Back out into the bright sunshine — it’s always sunny in The Mission, but Saturday was unseasonably hot — we trekked down Mission to 18th. Trying to keep to the shady side of the street, we pointed out the retaurant row that is 18th and Guerrero (Farina, Tartine Bakery, Delfina, and Pizzeria Delfina) but did not stop to join the monster queues. We’d really just planned to peek into Bi-Rite Creamery, but the short line — full of surprisingly happy ‘No on 8‘ protesters — and list of fabulous flavors tempted us. We couldn’t let Laura leave San Francisco without a taste of the famous Salted Caramel ice cream, could we? (Cameron also sampled the malted vanilla with peanut brittle, just to make sure we’d covered all the bases.)
Across the street, Bi-Rite Market was sampling their Thanksgiving offerings from a catering station on the sidewalk. We smelled the heavenly aromas, but couldn’t even consider a nibble. We pressed inside the store along with everyone else in the entire neightborhood, taking a peek at all the fabulous local produce and the justifiably famous deli case. (I still don’t understand how Sean and DPaul lived around the corner for years without weighing 300 pounds. I’d never cook!)
Backtracking to Valencia Street, we strolled past Range — where we’d enjoyed a fabulous dinner the previous night — and popped into Lucca, one of the last remaining vestiges of the Mission’s Italian heritage. We browsed the aisles, admiring the terrific assortment of goodies, then headed back out into the street. I think I always knew that Lucca makes their ravioli on the premises, even noted the minuscule factory visible through the picture window along Valencia, but I’d never timed it right to see the process in action until this week. We stood with our noses pressed to the glass for what must have been half an hour, watching as a pair of flour-dusted pasta makers heaved giant wads of dough through an industrial sheeter, then picked them up like so much dirty laundry and magically unfolded them along a table the size of most San Francisco living rooms. (I could descibe the whole process, but Laura’s slideshow does a much better job.)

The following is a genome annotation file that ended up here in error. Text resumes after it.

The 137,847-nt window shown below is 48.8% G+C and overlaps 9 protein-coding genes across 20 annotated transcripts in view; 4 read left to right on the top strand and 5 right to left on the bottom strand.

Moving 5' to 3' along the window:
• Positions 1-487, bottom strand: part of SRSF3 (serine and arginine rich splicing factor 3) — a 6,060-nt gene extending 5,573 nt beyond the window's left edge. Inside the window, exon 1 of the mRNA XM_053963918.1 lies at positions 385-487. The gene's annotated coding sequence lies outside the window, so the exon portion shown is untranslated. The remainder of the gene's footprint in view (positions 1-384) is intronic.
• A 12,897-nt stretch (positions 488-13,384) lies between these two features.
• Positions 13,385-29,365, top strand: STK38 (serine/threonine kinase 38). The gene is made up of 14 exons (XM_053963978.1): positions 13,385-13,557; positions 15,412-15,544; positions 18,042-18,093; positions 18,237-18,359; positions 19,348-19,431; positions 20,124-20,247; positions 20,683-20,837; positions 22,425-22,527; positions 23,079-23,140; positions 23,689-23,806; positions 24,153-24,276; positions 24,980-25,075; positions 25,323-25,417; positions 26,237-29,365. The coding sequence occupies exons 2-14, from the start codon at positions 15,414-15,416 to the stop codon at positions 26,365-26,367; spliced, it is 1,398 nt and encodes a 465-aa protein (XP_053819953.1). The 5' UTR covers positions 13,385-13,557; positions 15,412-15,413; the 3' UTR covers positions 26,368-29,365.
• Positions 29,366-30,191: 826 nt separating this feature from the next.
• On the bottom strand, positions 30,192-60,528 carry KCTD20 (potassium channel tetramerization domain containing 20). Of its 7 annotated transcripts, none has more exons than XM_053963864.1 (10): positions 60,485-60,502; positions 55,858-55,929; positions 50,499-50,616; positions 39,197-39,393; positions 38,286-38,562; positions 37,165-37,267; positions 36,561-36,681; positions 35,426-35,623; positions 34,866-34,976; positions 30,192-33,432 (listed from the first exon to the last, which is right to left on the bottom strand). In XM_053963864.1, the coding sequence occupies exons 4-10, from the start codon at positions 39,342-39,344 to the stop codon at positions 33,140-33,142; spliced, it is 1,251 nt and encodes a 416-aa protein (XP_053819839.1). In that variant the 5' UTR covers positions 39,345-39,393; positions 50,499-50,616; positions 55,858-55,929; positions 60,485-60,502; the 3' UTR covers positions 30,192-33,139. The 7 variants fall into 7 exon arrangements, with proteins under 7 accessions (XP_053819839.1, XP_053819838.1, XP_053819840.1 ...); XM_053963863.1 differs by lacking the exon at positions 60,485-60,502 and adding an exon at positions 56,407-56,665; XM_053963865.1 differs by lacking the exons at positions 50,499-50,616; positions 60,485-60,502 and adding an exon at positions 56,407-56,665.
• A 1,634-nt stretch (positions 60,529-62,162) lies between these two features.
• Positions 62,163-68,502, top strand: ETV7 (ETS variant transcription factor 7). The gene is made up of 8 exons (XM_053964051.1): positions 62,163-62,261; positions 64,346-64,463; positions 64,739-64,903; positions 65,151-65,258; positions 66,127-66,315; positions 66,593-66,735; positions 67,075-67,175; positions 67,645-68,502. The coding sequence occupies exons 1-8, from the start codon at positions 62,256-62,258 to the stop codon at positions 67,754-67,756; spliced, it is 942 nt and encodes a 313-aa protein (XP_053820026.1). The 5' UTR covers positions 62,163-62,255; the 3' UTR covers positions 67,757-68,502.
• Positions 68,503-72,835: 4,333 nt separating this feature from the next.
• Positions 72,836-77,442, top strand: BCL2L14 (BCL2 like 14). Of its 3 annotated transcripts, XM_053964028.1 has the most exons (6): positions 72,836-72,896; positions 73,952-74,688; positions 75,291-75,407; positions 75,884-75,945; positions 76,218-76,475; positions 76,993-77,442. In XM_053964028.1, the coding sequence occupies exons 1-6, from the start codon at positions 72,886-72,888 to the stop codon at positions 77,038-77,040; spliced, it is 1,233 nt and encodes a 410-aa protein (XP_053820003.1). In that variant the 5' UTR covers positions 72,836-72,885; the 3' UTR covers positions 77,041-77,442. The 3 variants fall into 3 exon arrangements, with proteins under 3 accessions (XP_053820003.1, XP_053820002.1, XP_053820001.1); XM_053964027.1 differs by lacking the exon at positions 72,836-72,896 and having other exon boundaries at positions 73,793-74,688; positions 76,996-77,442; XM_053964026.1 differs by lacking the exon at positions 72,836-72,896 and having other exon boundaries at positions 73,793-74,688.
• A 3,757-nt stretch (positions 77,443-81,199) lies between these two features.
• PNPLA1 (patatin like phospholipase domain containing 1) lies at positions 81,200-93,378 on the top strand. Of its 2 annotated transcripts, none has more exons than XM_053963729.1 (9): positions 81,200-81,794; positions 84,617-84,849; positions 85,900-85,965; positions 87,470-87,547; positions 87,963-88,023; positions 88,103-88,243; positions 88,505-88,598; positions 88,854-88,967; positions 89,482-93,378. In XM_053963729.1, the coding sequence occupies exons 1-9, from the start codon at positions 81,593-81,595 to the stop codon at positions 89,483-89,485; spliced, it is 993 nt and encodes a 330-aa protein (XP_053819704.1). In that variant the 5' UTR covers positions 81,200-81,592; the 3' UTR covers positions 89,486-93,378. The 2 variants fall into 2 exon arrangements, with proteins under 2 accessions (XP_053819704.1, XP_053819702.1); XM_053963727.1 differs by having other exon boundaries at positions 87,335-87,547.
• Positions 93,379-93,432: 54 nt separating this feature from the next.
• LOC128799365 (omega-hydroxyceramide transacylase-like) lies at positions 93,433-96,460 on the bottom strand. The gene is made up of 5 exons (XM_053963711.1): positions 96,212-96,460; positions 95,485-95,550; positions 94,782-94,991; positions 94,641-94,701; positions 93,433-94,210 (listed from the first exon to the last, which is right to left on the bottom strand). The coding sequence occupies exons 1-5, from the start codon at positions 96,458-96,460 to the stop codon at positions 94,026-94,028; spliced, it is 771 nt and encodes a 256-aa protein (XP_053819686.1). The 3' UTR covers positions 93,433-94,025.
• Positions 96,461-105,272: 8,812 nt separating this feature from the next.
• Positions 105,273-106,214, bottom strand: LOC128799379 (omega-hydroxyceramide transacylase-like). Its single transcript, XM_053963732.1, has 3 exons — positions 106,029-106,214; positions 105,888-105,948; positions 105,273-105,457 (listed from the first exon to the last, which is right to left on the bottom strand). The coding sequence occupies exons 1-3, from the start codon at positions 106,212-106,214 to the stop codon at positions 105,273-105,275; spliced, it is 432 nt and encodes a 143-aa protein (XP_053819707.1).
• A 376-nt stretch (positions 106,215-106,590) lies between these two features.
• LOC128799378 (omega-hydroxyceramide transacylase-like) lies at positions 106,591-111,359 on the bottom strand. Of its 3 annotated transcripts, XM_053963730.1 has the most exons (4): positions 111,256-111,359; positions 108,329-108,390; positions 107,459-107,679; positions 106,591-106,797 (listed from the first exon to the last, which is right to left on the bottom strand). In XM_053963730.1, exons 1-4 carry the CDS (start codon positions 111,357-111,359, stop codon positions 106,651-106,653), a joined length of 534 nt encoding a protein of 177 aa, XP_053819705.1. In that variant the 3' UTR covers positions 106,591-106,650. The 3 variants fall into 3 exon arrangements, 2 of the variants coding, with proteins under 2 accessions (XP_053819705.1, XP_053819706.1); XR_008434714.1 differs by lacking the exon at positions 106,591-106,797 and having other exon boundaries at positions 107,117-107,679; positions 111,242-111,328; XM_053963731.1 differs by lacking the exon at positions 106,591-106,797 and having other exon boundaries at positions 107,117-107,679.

We picked up the pace and continued down Valencia to 23rd, then down Mission to 24th. After a quick stroll through the Mexican produce stalls and flower shops, we stopped into Philz to let Cameron caffeinate himself with a fine Turkish-style fiter-drip blend, while Laura and I rested our eyes and feet in the cool, dim surroundings.
Our last stop took us to a rendezvous with some of our fellow bloggers at Mission Pie. We were nearly stuffed, but somehow made room to share a slice of double-crust apple pie and another of pear-raspberry galette. When Jen arrived, she showed us the error of our ways, generously offering nibbles of the godly walnut pie (with a gooey center like pecan pie); I now understand why people drive across town to buy a slice. We sat at a big table together in the now-waning afternoon sun, marveling at all the shop’s gorgeous, quirky details — a map of the farms that sell their produce to the pie-makers, a collection of antique egg scales, and some of the coolest light fixtures in the city — chatting about everything from Yves St. Laurent to antique tractors to …well, food, of course.
If we’d only had an extra stomach, we could have kept walking all day.
Taqueria El Castillito
2092 Mission Street (x17th)
San Francisco, CA 94110
3692 18th Street (x Dolores)
San Francisco, CA 94110
3639 18th Street (x Dolores/Guerrero)
San Francisco CA 94110
Lucca Ravioli Company
1100 Valencia Street (x 22nd)
San Francisco, CA 94110
3101 24th Street (x Folsom)
San Francisco, CA 94110
2901 Mission Street (x 25th)
San Francisco, CA 94110
To say that we were not predisposed to appreciate SPQR would be a bit of an understatement.
We visited A16 — the original Cow Hollow venture from the same restaurateurs — a few months after its white-hot debut, and found nearly everything wanting. Which was probably just as well, because in those days getting a reservation was nearly as difficult as finding a parking spot in this notoriously fussy neighborhood.
So when its sibling SPQR opened up, a little more than a year ago, we rolled our eyes. When the rave reviews came rolling in, we reminded ourselves that the same hype followed A16 for ages; obviously, our tastes were not in line with those of the buzz-makers. And when we heard about their no-reservations policy, that was the final nail in the coffin. I couldn’t imagine schlepping across town just to end up cooling my heels for what were rumored to be multi-hour waits. Nuh-uh, no thanks.
Fast forward to June. I’d left work early and caught the bus to a food event at Fort Mason. As soon as I walked in the door, I realized that there were three times as many guests as there were servings of food, and the claustrophobic crush was unpleasant. I called Cameron and told him not to bother parking, and we sat outside and pondered where to eat on this (to us) foreign side of the City.
“Well…” Cameron ventured tentatively, “There’s SPQR.”
“Oh please,” I sneered. “The food’s going to be terrible, and the line of smooth-haired people will be unbearable.”
But really, we couldn’t think of anywhere better, and we’d developed a serious appetite.
“Let’s just head over that way, and if the line’s too long, we’ll regroup.” (A wise man, this husband of mine.)